Gurry shark, grey shark, Somniosus microcephalus
The head is elongated and the distance from the tip of the snout to the pectoral fins was 23% of the total length in a 2.99m long shark. The snout is short and rounded. The massive body is cylindrical. There are no spines at the base of either dorsal fin. The dorsal fins are small and of equal size. The base of the first dorsal fin is closer to the pelvic fins than to the pectoral fins. The distance between the dorsal fins exceeds the distance between the tip of the snout and the second gill slit. Lateral keels on the caudal peduncle are absent. Caudal peduncle short. The distance between the bases of the second dorsal and caudal fins is less than twice the length of the base of the second dorsal fin. The gill slits are very small for a shark of this size. Colouration ranges from pale grey-cream to black-brown. It is usually uniform, but there may be white patches or dark stripes on the back. The upper and lower teeth are very different: the lower teeth are broad, with a large flattened root and the tips sharply angled towards the corners of the mouth; the upper teeth are narrow and symmetrical.
Greenland sharks are one of the slowest sharks. Their average speed is 1.6 km/h and their maximum speed is 2.7 km/h, which is half the maximum speed of seals. This begs the question of how these lumbering fish are able to hunt such fast prey. There is evidence that Greenland sharks stalk sleeping seals.
They are the most northerly and cold-loving of all sharks. They are widely distributed throughout the North Atlantic - off the coasts of Greenland, Iceland, Canada (Labrador, New Brunswick, Nunavut, Prince Edward Island), Denmark, Germany, Norway, Russia and the USA (Maine, Massachusetts, North Carolina).
They are found on the continental and island shelves and on the upper part of the continental slope from the water surface to a depth of 2200 m. In winter in the Arctic and North Atlantic they are found in the surf zone in shallow bays and estuaries. In winter in the Arctic and North Atlantic they are found in the surf zone, in shallow bays and estuaries near the surface. In summer, they stay at depths of 180 to 550 m. In lower latitudes (Gulf of Maine and North Sea), these sharks are found on the continental shelf and migrate to shallow waters in spring and autumn. Temperatures in their habitats range from 0.6 to 12°C. Sharks tagged under the ice off Baffin Land in late spring preferred to stay in deep water in the morning and move to shallow water for the night at midday.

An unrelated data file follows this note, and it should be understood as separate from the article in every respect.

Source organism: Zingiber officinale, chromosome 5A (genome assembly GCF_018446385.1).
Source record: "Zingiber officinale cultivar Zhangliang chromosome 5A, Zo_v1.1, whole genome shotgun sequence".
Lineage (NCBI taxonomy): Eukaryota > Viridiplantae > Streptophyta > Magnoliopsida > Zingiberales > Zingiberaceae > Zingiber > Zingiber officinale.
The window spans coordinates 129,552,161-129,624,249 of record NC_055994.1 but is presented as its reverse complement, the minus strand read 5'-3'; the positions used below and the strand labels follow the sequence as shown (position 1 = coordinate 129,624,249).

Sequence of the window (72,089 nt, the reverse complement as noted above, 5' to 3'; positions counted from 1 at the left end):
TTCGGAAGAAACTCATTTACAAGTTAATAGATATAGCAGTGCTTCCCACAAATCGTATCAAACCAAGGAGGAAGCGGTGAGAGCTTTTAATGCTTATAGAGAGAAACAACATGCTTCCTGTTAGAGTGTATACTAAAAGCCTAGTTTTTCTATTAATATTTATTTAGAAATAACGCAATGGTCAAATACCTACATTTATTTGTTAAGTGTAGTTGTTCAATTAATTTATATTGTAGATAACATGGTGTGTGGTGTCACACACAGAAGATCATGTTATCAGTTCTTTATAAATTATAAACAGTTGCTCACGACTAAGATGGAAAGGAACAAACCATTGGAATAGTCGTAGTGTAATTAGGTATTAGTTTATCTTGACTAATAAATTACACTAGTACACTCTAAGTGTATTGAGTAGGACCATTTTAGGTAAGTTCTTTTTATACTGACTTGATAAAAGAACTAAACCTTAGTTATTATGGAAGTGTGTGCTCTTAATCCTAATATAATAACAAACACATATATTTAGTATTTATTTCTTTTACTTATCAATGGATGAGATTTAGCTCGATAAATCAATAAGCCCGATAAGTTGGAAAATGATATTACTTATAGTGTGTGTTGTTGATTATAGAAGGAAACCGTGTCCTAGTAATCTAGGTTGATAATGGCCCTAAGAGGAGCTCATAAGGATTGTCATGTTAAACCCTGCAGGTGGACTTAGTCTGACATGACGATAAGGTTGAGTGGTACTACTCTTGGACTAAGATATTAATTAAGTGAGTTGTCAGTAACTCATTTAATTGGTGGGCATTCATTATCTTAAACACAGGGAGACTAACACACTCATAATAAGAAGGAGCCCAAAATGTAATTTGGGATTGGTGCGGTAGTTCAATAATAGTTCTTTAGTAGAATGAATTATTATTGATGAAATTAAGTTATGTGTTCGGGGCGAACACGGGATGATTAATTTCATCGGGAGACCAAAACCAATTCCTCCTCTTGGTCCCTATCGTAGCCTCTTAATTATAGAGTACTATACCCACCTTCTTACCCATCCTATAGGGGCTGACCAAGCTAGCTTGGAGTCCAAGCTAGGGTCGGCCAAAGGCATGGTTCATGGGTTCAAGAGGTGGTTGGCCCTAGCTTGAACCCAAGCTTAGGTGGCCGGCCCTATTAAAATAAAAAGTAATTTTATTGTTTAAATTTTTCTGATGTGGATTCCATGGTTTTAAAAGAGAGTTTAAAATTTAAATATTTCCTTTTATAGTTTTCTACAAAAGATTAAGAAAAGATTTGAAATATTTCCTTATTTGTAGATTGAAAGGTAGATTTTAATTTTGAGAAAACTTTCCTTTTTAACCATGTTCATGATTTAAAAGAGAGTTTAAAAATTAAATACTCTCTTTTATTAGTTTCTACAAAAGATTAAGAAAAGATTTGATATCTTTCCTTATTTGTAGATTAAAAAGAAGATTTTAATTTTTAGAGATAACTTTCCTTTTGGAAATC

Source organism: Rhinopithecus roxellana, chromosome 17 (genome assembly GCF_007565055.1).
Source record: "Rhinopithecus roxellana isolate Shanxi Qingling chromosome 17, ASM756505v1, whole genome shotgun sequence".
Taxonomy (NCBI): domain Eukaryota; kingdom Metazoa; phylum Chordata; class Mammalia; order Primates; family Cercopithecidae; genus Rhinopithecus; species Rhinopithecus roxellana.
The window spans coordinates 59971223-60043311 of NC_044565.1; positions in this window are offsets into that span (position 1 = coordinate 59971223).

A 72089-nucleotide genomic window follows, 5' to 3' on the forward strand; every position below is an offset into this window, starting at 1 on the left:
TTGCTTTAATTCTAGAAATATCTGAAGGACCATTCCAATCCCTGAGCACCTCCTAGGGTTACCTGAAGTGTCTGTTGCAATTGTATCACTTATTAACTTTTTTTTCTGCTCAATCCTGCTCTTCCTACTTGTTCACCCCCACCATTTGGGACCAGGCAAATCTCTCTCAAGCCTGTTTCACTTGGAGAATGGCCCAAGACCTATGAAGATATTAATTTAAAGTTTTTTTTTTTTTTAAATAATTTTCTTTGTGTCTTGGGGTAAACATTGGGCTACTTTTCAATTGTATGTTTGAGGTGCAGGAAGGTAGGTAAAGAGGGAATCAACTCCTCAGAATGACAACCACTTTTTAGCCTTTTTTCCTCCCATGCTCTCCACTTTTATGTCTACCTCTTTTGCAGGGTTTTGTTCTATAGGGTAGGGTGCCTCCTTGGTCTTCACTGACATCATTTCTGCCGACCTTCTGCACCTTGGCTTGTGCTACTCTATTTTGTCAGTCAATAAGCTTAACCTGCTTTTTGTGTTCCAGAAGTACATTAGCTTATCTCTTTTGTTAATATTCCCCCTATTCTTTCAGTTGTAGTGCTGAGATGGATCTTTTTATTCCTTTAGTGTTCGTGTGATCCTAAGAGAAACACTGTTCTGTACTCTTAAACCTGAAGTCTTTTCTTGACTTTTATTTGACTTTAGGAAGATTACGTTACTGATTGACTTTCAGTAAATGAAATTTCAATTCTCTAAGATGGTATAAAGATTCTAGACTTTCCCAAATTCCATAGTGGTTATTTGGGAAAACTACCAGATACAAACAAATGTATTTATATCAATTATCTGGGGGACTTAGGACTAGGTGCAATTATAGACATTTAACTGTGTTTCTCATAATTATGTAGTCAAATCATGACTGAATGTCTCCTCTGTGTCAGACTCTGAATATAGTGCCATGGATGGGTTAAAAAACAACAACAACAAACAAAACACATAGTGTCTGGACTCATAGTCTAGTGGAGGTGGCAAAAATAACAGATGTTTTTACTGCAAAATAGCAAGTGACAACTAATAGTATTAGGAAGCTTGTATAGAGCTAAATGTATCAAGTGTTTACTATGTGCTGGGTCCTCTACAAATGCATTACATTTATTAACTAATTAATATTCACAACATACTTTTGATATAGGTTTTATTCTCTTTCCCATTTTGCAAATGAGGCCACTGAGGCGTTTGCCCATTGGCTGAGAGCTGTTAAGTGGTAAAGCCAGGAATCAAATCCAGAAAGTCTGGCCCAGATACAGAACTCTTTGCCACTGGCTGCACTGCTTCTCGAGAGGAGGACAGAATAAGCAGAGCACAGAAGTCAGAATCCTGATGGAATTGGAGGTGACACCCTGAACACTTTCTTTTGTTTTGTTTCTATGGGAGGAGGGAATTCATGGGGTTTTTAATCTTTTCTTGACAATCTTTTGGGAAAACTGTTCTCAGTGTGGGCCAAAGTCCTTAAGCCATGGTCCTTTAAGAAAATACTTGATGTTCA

The maximum recorded length is 6.4 m and the mass is about 1 tonne. The largest individuals can reach 7.3 metres and weigh up to 1.5 tonnes. However, the average length of these sharks is between 2.44 and 4.8 m and the mass does not exceed 400 kg.
Life history and Behavior
The scientists' analysis showed that the average lifespan of these sharks is at least 272 years, making them long-lived record breakers among vertebrates. The researchers estimated the age of the largest shark (502 centimetres long) to be 392 ± 120 years, and individuals less than 300 centimetres long were less than a hundred years old.
Food and feeding habits
They are super predators. Their diet is based on fish such as small sharks, rays, eels, herring, capelin, char, cod, sea bass, sottidae, anarhichadidae, cyclopterus and flounder. They may also hunt seals. If necessary, they will eat carrion: cases have been reported of polar sharks finding the remains of polar bears and reindeer in their stomachs. They are known to be attracted to the smell of rotting meat in the water. They often congregate in large numbers around fishing vessels.
Oviparous. The breeding season is in summer. The female carries about 500 soft, ellipsoidal eggs. The eggs are about 8 cm long and lack a horny capsule. There are about 10 newborns in a litter, which are 90 cm long.
Attacks on humans attributed to these sharks are extremely rare. They live in cold waters where it is virtually impossible to encounter humans. However, one case has been recorded of a shark following a ship in the Gulf of St Lawrence. Another shark chased a group of divers and forced them to the surface. Some fishermen believe they damage fishing gear and kill fish, and regard them as pests. Once caught, Greenland sharks put up little resistance.
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Tags: greenland shark